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Doing It Through A Blanket

post # 162 — August 15, 2006 — a Client Relations post

A number of my clients have been asking me how you sell to a corporation where you do not have the opportunity to meet the “real” client executive who is going to use your service or product, but have to “sell” though a consultant who has been hired to run the client’s buying process. They say they want to use the principles in my book The Trusted Advisor approach in their selling, but don’t see how you do that if there is a gatekeeper. (They describe this to me a tryng to make love through a blanket!)

paperback edition cover of David Maister's co-authored book, 'The Trusted Advisor'

There’s probably been a lot of research on this topic about which I am not aware, but I’m fascinated with how much this approach to buying has grown and spread. It happens in corporate purchases of :

  • Advertising
  • Public relations
  • Asset management
  • Outsourcing
  • Large management consulting projects
  • Law firm selection and monitoring
  • and many other services.

My curiosity is aroused in trying to explain why this is expanding so much. Why don’t corporate officers select and choose their own outside providers? Why do they need the consultants to advise them?

I can see why you would need an advisor if you were a one-time buyer, buying only periodically, or buying something particularly big. Then, you would want to tap into the specialists’ expertise and greater knowledge of what’s out there, and who’s good. It would save you search time. We’ve all used people to perform that role for us at one time or another.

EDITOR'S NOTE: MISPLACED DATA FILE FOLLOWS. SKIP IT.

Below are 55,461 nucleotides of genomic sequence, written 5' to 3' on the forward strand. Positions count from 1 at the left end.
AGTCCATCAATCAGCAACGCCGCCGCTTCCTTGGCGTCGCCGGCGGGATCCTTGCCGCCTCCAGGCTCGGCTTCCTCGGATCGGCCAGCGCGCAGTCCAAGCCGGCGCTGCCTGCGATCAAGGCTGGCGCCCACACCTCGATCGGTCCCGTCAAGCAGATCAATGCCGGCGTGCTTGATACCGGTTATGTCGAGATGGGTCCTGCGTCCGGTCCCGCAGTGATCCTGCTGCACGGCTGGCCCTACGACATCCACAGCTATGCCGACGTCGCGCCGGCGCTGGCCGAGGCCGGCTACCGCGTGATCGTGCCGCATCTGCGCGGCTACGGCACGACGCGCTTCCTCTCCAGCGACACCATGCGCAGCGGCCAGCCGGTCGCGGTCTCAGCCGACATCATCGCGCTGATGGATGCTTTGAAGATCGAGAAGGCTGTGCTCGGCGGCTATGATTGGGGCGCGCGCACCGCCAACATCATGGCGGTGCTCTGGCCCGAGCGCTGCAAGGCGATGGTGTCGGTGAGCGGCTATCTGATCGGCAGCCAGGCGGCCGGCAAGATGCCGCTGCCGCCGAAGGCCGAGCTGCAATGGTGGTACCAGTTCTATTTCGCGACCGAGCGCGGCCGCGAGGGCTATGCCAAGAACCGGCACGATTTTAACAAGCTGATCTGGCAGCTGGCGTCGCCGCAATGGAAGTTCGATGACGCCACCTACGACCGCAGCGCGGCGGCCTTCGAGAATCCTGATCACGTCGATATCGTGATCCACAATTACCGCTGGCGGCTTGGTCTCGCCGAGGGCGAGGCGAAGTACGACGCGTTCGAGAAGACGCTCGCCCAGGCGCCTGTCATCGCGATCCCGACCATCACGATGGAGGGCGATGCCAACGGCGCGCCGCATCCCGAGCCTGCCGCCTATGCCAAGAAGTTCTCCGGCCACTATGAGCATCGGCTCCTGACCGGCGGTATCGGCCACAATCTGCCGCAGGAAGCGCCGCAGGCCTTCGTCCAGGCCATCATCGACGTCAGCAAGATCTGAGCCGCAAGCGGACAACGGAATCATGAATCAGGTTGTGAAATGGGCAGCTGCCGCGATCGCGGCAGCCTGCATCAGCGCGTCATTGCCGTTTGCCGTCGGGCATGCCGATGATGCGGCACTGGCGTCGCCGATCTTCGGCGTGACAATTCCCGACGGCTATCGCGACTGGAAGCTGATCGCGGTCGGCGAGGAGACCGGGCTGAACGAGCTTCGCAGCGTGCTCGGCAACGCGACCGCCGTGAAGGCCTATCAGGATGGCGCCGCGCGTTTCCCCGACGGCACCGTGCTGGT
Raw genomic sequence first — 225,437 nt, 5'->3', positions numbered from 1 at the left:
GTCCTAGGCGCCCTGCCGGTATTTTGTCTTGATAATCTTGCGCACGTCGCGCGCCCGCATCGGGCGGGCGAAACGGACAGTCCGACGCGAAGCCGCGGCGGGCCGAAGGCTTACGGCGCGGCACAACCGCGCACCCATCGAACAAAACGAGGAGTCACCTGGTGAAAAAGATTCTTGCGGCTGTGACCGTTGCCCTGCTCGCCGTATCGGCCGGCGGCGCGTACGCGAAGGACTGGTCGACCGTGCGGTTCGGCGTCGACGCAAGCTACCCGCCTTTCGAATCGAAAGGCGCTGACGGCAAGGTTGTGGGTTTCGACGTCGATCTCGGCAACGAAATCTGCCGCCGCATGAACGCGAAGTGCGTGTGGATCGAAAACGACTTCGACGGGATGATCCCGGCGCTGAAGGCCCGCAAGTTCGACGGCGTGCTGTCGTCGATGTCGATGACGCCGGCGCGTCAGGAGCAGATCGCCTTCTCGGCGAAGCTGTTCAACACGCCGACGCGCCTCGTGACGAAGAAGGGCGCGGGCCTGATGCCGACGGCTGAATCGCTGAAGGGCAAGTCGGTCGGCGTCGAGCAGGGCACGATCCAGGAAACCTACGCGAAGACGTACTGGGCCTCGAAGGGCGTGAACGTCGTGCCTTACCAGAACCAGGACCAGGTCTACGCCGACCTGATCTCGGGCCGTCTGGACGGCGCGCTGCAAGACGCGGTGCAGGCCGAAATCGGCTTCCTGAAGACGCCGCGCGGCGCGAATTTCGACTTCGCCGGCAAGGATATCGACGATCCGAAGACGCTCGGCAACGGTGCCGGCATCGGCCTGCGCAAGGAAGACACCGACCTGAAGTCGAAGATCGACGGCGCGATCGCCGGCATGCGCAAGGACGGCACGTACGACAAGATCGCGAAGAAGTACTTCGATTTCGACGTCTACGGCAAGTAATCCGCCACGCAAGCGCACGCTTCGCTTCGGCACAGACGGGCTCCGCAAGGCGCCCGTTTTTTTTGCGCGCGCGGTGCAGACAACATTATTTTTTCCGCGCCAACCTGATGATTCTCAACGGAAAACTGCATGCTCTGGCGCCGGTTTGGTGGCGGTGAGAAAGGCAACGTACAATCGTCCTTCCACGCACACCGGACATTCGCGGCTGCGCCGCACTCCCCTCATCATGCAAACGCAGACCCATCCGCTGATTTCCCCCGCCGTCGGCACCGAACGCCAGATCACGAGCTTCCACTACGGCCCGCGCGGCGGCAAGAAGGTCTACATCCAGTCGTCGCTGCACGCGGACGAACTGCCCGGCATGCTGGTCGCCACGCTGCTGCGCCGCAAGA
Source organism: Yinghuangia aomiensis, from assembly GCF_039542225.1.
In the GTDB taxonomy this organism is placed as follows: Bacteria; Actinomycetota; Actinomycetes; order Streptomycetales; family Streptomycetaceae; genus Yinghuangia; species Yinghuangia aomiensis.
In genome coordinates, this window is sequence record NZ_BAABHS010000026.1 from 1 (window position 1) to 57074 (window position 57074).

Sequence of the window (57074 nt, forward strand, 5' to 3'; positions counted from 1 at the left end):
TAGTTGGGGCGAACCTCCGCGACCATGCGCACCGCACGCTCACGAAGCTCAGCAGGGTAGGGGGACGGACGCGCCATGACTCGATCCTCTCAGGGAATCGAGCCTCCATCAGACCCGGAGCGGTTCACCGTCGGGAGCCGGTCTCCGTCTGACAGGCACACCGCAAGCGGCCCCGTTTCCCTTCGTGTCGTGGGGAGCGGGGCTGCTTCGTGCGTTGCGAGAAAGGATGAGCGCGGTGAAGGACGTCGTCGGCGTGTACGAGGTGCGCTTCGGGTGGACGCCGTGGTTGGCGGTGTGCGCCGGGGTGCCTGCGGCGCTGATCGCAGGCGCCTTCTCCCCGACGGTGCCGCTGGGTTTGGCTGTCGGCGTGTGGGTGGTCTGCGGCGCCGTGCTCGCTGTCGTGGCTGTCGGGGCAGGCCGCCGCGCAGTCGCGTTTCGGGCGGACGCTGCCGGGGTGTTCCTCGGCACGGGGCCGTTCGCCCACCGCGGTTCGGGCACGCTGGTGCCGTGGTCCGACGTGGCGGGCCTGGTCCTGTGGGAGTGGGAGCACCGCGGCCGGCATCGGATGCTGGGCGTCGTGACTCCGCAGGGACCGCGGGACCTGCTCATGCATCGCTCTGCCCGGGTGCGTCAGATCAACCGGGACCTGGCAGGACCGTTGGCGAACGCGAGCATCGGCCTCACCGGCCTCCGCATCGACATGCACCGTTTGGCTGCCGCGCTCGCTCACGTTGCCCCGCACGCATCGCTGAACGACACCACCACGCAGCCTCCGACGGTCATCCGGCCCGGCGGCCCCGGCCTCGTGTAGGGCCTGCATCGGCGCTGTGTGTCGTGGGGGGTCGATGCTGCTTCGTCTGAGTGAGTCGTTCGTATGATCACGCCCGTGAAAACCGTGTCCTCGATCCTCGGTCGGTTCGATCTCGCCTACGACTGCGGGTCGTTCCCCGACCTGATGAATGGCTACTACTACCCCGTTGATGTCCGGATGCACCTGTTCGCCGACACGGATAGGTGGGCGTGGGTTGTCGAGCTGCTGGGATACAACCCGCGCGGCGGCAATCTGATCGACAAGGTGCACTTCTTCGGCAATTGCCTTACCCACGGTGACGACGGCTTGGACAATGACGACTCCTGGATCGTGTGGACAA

But what if you buy the product or service all the time? What if it’s your JOB? If you are, say, the investment officer for a state pension fund, wouldn’t it be your job to know who’s out there? Or if you’re a marketing manager who’s been in place for 5 or 6 years, shouldn’t you know who the possible agencies are and what their reputation is?

My guess is that these buyers DO know, and are employing “consultants to the process” to achieve other goals. If we are to successfully “penetrate” this layer between ultimate client and vendor, then we must understand what the buyer is hoping to achieve by putting it in place.

There are a number of possible purposes, including:

  1. By using third-party consultants, buyers can make the buying process appear more formal and detached, and give the appearance to their corporate masters (or Wall street Observers) that they are being diligent and responsible in their buying. They are buying affirmation, reassurance and cloud-cover against attacks that they were “soft” or relied too much on things like “relationships.”